27-Aug-2015 Source: Unite The Union
Ahead of the second anniversary of the Sumburgh offshore helicopter tragedy, Unite has called on the UK government to urgently revisit the recommendation of the previous parliament’s Transport Select Committee for a public inquiry into offshore helicopter safety.
The death of four offshore workers when their helicopter ditched in the waters off the Sumburgh coast on the evening of Friday 23 August 2013, taking the total number of helicopter transfer fatalities since 2002 to 38, sparked fresh calls from offshore trade unions to investigate the industry’s comparatively high helicopter incident rates.
The UK Transport Select Committee subsequently launched its own inquiry into helicopter safety and recommended that there should be a full public inquiry into the impact of commercial pressures on the safety of helicopter transfers across the UK Continental Shelf (UKCS).
This was strongly rejected by the UK government and Oil & Gas UK prior to May’s general election with the Department for Transport (DfT) claiming the safety record of UK commercial helicopter transfers was comparable to the Norwegian offshore industry, where there have been no fatalities since 1997.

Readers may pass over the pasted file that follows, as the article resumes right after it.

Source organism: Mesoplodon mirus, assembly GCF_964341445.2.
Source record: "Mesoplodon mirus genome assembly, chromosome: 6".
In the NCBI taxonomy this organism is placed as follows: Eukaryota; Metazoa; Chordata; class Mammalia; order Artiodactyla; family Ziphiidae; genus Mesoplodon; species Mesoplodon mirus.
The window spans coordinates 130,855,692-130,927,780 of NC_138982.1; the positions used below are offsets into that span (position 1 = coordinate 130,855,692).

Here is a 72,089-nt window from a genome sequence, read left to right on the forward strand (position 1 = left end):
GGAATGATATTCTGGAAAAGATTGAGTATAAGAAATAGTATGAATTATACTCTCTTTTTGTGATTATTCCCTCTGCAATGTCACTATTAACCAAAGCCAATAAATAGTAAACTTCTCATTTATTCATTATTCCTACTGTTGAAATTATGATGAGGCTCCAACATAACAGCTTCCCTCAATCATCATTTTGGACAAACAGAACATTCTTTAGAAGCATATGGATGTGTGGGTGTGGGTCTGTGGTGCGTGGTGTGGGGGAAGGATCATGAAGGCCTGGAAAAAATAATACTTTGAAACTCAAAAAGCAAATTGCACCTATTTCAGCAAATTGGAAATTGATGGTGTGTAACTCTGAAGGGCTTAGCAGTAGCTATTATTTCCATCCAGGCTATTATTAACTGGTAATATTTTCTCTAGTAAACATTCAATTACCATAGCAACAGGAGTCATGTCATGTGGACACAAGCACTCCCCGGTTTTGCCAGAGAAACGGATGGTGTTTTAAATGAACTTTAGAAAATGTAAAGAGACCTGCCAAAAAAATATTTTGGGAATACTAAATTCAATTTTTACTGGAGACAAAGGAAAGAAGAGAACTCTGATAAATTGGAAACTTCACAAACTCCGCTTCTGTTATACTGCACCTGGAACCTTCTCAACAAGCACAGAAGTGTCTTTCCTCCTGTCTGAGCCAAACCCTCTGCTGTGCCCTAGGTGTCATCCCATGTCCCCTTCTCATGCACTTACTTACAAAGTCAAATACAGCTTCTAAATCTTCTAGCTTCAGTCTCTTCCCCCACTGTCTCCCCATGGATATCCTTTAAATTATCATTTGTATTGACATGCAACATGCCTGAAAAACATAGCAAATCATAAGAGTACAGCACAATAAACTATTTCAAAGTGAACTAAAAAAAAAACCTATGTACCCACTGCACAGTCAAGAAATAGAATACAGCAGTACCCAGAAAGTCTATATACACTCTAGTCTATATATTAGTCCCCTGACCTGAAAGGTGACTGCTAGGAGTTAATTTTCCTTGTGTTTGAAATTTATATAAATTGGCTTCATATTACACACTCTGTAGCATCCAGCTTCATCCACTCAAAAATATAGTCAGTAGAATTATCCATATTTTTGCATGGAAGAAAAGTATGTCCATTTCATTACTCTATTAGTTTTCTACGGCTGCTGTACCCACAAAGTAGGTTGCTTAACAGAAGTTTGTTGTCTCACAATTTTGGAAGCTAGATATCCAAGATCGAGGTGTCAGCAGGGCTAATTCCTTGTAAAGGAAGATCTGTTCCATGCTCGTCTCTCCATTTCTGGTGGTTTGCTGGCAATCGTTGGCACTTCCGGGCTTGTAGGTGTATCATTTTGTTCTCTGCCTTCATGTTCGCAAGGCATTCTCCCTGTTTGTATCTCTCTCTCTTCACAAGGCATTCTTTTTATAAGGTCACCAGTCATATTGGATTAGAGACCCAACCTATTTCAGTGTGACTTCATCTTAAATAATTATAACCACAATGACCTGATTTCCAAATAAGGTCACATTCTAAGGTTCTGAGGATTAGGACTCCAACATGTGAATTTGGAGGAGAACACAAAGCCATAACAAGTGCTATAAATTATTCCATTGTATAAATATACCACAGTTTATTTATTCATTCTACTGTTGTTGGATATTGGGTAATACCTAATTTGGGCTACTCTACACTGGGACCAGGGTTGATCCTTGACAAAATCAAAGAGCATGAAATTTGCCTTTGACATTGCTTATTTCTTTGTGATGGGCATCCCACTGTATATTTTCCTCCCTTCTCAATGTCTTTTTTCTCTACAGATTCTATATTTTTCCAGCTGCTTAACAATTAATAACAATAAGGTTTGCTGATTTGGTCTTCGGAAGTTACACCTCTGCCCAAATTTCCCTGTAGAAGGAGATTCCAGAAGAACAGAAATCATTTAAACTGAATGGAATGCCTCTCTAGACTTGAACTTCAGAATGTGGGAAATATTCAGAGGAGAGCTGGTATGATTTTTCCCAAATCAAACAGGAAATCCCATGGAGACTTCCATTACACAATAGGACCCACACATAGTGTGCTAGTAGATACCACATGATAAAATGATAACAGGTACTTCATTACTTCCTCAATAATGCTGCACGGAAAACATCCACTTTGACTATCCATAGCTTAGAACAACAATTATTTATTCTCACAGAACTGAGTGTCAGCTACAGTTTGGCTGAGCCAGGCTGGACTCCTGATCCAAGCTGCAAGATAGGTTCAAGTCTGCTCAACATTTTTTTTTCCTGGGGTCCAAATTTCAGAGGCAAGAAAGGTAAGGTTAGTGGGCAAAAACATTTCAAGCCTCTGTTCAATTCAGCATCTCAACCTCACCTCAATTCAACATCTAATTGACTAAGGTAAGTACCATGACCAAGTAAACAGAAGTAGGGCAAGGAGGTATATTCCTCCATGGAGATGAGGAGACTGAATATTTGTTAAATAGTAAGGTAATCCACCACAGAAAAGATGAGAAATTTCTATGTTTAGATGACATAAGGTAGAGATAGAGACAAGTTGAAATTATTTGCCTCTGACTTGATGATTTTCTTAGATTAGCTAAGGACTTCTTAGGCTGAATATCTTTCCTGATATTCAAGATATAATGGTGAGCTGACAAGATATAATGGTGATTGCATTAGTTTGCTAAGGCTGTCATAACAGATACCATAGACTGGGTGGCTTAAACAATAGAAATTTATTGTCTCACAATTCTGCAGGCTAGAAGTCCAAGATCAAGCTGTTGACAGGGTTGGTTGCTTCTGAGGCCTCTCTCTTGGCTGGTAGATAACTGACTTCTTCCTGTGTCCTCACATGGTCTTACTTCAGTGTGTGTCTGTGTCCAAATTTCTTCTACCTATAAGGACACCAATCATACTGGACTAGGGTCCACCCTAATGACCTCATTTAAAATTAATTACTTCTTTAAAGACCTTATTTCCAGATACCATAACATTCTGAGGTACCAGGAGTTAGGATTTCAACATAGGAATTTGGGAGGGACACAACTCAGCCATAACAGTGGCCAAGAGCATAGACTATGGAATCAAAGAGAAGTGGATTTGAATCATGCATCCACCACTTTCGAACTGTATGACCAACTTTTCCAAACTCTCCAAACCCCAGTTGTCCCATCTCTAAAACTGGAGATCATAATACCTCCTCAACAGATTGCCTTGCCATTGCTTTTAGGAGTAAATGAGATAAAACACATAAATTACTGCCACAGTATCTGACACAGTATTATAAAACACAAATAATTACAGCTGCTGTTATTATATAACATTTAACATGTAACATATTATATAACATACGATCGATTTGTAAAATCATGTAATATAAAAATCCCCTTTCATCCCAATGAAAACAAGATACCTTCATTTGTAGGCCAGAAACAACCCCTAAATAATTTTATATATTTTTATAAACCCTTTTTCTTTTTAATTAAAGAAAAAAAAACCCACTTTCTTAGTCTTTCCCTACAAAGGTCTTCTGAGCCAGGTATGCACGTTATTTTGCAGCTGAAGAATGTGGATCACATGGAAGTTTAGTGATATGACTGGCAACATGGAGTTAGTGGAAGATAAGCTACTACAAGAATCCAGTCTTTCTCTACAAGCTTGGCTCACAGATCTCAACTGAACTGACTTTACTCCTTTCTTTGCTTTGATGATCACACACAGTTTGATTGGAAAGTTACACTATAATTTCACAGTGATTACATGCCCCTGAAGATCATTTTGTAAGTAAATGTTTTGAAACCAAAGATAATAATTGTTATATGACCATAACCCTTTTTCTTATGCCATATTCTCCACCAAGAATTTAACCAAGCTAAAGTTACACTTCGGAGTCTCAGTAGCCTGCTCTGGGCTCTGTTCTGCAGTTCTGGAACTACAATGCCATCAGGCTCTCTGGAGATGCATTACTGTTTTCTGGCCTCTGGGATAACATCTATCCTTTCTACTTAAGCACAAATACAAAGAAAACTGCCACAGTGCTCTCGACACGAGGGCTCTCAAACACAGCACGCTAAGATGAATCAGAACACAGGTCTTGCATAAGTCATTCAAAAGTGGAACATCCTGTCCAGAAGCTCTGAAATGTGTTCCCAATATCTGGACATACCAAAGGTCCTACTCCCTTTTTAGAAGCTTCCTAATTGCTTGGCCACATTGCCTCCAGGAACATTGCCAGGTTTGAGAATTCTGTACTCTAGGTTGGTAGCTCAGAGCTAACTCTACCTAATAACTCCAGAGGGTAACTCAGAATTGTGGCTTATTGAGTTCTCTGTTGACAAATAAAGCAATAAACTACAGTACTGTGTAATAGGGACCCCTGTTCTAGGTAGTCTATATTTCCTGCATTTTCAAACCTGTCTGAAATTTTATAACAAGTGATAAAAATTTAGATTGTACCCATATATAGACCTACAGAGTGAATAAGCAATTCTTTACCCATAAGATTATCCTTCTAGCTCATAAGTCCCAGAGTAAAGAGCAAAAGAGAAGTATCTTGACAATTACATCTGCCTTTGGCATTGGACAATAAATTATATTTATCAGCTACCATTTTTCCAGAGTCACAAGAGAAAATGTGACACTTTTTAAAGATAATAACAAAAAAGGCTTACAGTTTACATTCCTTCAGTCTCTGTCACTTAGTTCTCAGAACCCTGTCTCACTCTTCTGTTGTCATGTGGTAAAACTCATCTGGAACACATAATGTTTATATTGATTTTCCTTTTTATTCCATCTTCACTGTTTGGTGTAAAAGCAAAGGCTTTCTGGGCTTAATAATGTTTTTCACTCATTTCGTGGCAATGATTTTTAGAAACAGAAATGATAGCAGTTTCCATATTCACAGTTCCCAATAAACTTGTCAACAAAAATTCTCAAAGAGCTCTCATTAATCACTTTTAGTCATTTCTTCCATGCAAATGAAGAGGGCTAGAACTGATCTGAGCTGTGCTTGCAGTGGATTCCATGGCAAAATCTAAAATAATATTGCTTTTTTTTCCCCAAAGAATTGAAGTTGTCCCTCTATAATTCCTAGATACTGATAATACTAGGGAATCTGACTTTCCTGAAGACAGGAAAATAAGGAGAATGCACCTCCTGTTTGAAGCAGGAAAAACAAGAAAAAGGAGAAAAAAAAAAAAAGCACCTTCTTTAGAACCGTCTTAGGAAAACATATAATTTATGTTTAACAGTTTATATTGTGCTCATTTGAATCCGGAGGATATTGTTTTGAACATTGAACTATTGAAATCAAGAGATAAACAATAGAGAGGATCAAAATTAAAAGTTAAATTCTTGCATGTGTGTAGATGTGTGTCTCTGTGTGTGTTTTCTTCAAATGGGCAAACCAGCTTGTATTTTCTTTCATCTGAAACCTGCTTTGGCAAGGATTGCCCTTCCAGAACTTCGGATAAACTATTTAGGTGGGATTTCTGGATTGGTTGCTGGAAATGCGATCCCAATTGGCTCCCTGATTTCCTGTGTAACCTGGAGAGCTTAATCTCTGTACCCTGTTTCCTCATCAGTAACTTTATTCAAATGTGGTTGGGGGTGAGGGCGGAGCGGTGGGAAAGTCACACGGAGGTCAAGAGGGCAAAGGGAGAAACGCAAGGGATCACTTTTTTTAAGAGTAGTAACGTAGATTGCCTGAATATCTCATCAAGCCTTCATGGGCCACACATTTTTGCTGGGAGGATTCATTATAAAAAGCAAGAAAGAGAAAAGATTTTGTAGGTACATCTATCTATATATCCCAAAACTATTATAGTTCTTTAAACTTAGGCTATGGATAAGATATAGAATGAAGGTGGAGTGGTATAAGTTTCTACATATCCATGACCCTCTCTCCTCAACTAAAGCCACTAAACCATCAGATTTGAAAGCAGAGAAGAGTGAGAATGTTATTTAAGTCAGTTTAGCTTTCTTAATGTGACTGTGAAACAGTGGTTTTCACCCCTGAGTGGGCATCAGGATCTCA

Unite Scottish secretary Pat Rafferty said: “We need full transparency over the link between commercial pressure and its impact on the safe transfer of offshore workers to and from installations in the UKCS – this can only be achieved through a public inquiry.
“For the UK government to claim that our safety record is comparable with our Norwegian counterparts – who enacted a series of public duties which strengthened health and safety laws in the wake of their last fatalities in 1997 – is shameful.
“Our offshore sector is going through its biggest challenge in a generation and the industry is imposing major reforms to working practices and employment conditions across the UKCS, so surely the time is now to establish how we can make offshore helicopter transfers safer.
“It’s too late for past victims and their families but if the UK government and the offshore industry are serious about improving helicopter safety and restoring the confidence of workers then they will end their opposition to the select committee’s clear recommendation.”